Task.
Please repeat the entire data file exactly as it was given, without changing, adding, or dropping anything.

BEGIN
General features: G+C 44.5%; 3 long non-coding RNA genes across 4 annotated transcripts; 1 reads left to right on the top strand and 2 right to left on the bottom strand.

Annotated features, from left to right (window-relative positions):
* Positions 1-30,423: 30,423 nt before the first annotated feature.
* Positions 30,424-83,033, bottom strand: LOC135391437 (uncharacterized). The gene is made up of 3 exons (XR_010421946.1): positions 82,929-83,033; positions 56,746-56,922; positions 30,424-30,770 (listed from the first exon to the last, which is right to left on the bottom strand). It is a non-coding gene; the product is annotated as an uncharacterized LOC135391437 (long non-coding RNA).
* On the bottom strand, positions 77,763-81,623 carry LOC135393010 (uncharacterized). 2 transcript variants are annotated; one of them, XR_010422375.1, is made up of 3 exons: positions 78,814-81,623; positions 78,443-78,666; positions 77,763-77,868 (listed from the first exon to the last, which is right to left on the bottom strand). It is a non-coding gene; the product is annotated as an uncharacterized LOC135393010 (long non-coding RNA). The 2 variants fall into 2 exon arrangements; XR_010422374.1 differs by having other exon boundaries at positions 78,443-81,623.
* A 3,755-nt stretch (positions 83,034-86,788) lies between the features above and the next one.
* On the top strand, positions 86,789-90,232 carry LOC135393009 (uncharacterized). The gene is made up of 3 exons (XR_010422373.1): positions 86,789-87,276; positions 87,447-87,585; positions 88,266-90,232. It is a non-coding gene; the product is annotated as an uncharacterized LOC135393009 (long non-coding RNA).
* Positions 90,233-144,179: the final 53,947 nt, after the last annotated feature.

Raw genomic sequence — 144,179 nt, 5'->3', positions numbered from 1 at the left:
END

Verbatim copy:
General features: G+C 44.5%; 3 long non-coding RNA genes across 4 annotated transcripts; 1 reads left to right on the top strand and 2 right to left on the bottom strand.

Annotated features, from left to right (window-relative positions):
* Positions 1-30,423: 30,423 nt before the first annotated feature.
* Positions 30,424-83,033, bottom strand: LOC135391437 (uncharacterized). The gene is made up of 3 exons (XR_010421946.1): positions 82,929-83,033; positions 56,746-56,922; positions 30,424-30,770 (listed from the first exon to the last, which is right to left on the bottom strand). It is a non-coding gene; the product is annotated as an uncharacterized LOC135391437 (long non-coding RNA).
* On the bottom strand, positions 77,763-81,623 carry LOC135393010 (uncharacterized). 2 transcript variants are annotated; one of them, XR_010422375.1, is made up of 3 exons: positions 78,814-81,623; positions 78,443-78,666; positions 77,763-77,868 (listed from the first exon to the last, which is right to left on the bottom strand). It is a non-coding gene; the product is annotated as an uncharacterized LOC135393010 (long non-coding RNA). The 2 variants fall into 2 exon arrangements; XR_010422374.1 differs by having other exon boundaries at positions 78,443-81,623.
* A 3,755-nt stretch (positions 83,034-86,788) lies between the features above and the next one.
* On the top strand, positions 86,789-90,232 carry LOC135393009 (uncharacterized). The gene is made up of 3 exons (XR_010422373.1): positions 86,789-87,276; positions 87,447-87,585; positions 88,266-90,232. It is a non-coding gene; the product is annotated as an uncharacterized LOC135393009 (long non-coding RNA).
* Positions 90,233-144,179: the final 53,947 nt, after the last annotated feature.

Raw genomic sequence — 144,179 nt, 5'->3', positions numbered from 1 at the left: